Burger, Fries & Security

Wendy's franchisee outsources Internet access, security of its seven stores to BHI

Whipping out that credit or debit card at your local fast-food restaurant may be convenient, but it has also put the so-called quick-service restaurant (QSR) sector under the Payment Card Industry (PCI) standard microscope.

Just ask Wendy's franchisee Paul Haire, who co-owns seven Wendy's restaurants in the Monroe, La., area. Haire's restaurants were some of the first to accept credit cards. The Wendy's stores had also been rife with email-borne malware that spread from the manager's XP-based workstation in the back office to the XP-based electronic point-of-sale (POS) systems in the front of the stores.

"That would bring the whole system down and step these restaurants back into the 60s, with hand-written orders and checks," he says. "We had a huge issue with viruses."

So Haire outsourced his franchises' Internet and security services to BHI . The Eden Prairie, Minn.-based Internet hosting and managed services security provider for SMBs provides a turnkey service for QSRs like Wendy's. He's been using the MSSP for nearly two years now.

Even as security issues increase for fast-food outlets, small-business franchise owners like Haire are still basically on their own when it comes to IT and security. Like other franchised chains, Wendy's corporate IT department serves more in an advisory role to its restaurant owners, providing recommendations and resources for securing their transaction and financial data.

Haire says he's ultimately responsible for securing his business. "At risk is my cash," he says.

Haire learned of BHI through Wendy's corporate IT, which researches and recommends products and providers to its franchisees. BHI set up an IPSec-based VPN for Haire's seven stores, and provides security monitoring, anti-spam, anti-malware, anti-spyware, content filtering, IDS, firewalling, and reporting services for the stores.

Each store has its own Fortinet Inc. FortiGate-60M box, a VPN gateway that acts as an all-in-one security device, with a firewall, antivirus, anti-spyware, content control, VPN connectivity to Haire's central office, and a dialup modem in case the store's broadband DSL connection is down.

"It's an all-in-one approach. We are taking care of the whole gamut" of security, says Dave Perrill, president of BHI. "In our solution, we lock down the Web traffic to food-ordering and a few back-office things."

But Perrill admits this poses the risk of a single point of failure, especially in the harsh conditions of a QSR, where fires, grease, food, and even theft can damage equipment and compromise security. "[Single point of failure] is a very real risk," he says. "But we obviously have a number of devices on standby, and we can get one shipped out next-day air" if one fails.

Another security challenge is that Haire's Wendy's outlets offer free WiFi to their customers. "When it comes to their customer side, there's little we can do" security-wise, Perrill says. "But we are ensuring their networks aren't exposed as the result of a hotspot."

Wendy's Haire says he doesn't worry about the WiFi service hurting the VPN, since it's separate and secured, he says. He notes that the restaurants do a batch upload of their Wand POS systems in the middle of the night, which eliminates having sensitive data sitting around locally. "And at no time in our organization does anyone have access to a whole credit-card number. What resides here is not even a last name, just the last four digits."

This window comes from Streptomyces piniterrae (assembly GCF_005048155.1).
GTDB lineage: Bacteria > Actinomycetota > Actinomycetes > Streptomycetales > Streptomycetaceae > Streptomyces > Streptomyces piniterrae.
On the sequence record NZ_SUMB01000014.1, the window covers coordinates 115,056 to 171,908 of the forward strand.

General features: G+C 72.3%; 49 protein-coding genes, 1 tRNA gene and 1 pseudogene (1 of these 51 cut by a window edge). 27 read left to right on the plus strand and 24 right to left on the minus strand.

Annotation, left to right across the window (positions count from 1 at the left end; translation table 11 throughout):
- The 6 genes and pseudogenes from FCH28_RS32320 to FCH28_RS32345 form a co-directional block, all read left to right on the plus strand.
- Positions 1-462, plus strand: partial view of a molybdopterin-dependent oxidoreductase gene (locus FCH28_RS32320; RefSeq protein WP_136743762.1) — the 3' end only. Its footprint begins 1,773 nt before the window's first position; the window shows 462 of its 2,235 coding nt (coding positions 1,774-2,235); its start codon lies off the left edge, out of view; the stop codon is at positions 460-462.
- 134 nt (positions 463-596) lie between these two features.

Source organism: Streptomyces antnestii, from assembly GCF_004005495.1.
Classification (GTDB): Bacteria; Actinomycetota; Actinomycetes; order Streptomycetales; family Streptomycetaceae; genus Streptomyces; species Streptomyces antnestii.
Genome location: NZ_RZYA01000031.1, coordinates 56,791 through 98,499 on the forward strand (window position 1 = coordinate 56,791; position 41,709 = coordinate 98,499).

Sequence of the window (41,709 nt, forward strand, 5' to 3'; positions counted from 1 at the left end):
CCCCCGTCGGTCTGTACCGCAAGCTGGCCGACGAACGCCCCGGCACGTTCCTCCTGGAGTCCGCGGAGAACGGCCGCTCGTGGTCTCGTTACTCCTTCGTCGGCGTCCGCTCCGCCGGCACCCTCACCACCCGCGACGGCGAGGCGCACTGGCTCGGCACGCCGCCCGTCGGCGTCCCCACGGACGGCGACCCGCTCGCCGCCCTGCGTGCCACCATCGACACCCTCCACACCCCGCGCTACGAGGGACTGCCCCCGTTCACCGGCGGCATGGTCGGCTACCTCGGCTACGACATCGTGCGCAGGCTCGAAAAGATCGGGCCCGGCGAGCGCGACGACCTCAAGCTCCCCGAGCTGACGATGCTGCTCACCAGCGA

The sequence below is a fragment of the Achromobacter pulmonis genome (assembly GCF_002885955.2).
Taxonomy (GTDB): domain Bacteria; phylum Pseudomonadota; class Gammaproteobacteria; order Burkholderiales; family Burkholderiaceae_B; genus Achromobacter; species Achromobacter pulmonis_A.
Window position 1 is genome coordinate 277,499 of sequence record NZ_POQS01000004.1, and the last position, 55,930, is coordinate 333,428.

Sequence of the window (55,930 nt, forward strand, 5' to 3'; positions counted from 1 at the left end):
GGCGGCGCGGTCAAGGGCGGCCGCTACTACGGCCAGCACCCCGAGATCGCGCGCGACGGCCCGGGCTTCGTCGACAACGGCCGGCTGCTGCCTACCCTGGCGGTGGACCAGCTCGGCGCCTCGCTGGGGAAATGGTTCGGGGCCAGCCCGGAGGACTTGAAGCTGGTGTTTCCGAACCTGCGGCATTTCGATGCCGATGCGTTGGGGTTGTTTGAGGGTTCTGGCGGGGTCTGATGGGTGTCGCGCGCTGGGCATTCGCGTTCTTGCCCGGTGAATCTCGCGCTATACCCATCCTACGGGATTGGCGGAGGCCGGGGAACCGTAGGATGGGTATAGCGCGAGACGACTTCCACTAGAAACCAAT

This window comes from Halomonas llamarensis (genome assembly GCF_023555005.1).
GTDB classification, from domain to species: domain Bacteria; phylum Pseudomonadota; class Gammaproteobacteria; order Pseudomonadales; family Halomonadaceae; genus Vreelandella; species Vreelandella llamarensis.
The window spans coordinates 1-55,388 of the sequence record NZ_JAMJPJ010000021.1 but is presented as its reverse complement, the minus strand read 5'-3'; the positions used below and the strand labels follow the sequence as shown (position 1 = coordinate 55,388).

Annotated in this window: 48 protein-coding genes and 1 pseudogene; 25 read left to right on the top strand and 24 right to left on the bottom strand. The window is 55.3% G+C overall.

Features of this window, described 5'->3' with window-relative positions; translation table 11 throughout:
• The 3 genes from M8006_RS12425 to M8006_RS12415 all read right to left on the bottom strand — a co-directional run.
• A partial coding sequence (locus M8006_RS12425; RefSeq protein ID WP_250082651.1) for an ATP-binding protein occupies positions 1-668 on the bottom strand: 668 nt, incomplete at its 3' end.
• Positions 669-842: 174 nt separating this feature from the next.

Haire says his biggest vulnerability is an internal one. "Our next step is to routinely have a way for passwords to be randomly generated and updated," he says. His stores already use secure token cards on the POS systems.

And the Fortinet VPN gateways are installed in the back office, where only the manager and assistant managers have access. The stores are also monitored by a digital camera system over the VPN, so Haire can keep an eye on any potential problems remotely, although he visits the stores in person regularly.

SMBs like Wendy's franchise owners are increasingly looking for help in securing their Internet exposure. BHI's Perrill, whose company does business with Wendy's, Boston Market, Skipper's, and other QSRs, says his company generates about 65 percent of its over $3 million in revenue from security services, which also run Fortinet's FortiGate-50, FortiWifi-60AM, and FortiGate-800 series security appliances.

"They are looking for a partner who will implement it for them and give them a piece of mind," he says. "Wendy's is one of the more proactive and progressive organizations."

— Kelly Jackson Higgins, Senior Editor, Dark Reading

About the Author(s)

Kelly Jackson Higgins, Editor-in-Chief, Dark Reading

Kelly Jackson Higgins is the Editor-in-Chief of Dark Reading. She is an award-winning veteran technology and business journalist with more than two decades of experience in reporting and editing for various publications, including Network Computing, Secure Enterprise Magazine, Virginia Business magazine, and other major media properties. Jackson Higgins was recently selected as one of the Top 10 Cybersecurity Journalists in the US, and named as one of Folio's 2019 Top Women in Media. She began her career as a sports writer in the Washington, DC metropolitan area, and earned her BA at William & Mary. Follow her on Twitter @kjhiggins.

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